Caption: The x-ray laser investigates the change in the electron structure when CO molecules desorb from a metal surface of ruthenium. Roughly 30% of the molecules are pumped up with the aid of a femtosecond of optic laser from the surface-bonded (“chemisorbed”) state to a transient intermediate state (“precursor”) where they interact faintly with the surface. By examining the molecules with the x-ray laser with varying delay periods, it is possible to show that the time scale for achieving the precursor state is a few picoseconds and that they exist there for a few tens of picoseconds before either leaving the surface entirely or returning to the surface.

In the experiment, CO molecules were dosed onto a metal surface of ruthenium, which is used in automobile catalytic converters, for instance. CO binds strongly to the surface but can be made to let go by heating up the surface, which was done with a pulse from an optical laser. By starting the reaction for all the molecules at the same time, the team got a sufficient number of molecules to simultaneously enter a state where they have almost let go of the surface but still have a weak binding to it. From this short-lived state, the molecules can then continue out into a gas phase or renew their bond when the surface cools down again.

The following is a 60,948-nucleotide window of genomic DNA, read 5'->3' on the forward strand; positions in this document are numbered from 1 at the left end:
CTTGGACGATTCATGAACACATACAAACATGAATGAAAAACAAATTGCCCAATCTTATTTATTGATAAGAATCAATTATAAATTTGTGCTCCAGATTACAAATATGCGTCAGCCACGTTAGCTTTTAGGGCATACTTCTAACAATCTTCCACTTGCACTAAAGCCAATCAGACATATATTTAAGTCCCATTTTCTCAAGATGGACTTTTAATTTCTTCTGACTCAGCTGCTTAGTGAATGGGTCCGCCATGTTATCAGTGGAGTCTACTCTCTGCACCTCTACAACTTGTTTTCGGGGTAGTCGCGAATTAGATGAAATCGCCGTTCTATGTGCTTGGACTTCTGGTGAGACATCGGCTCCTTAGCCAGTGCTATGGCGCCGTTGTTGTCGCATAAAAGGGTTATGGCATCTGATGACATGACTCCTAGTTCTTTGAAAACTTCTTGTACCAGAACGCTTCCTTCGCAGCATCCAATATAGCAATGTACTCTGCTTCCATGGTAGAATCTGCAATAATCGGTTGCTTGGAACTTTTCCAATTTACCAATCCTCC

“Scientists have long speculated whether such a state, a so-called ‘precursor,’ exists. The new experiment is the first to directly show its existence,” says Lars G. M. Pettersson at the Department of Physic, Stockholm University. These studies will not go on to more complex reactions of interest to the field of synthetic fuels, among other applications.

Besides the researchers from Stockholm University, scientists from Stanford University, SLAC, the University of Hamburg, the Technical University of Denmark, the Helmholtz Center in Berlin, and the Fritz Haber Institute in Berlin.

Article; Science 15 March 2013: 1302-1305. [DOI:10.1126/science.1231711]
Further information:
Henrik Öström at the Department of Physics, Stockholm University, phone: +46 (0)8 5537 8641 mobile: +46 (0)73 035 9150 e-mail: ostrom@fysik.su.se

Lars G.M. Pettersson at the Department of Physics, Stockholm University, phone: +46 (0)8 5537 8712 mobile: +46 (0)70 495 1990 e-mail: lgm@fysik.su.se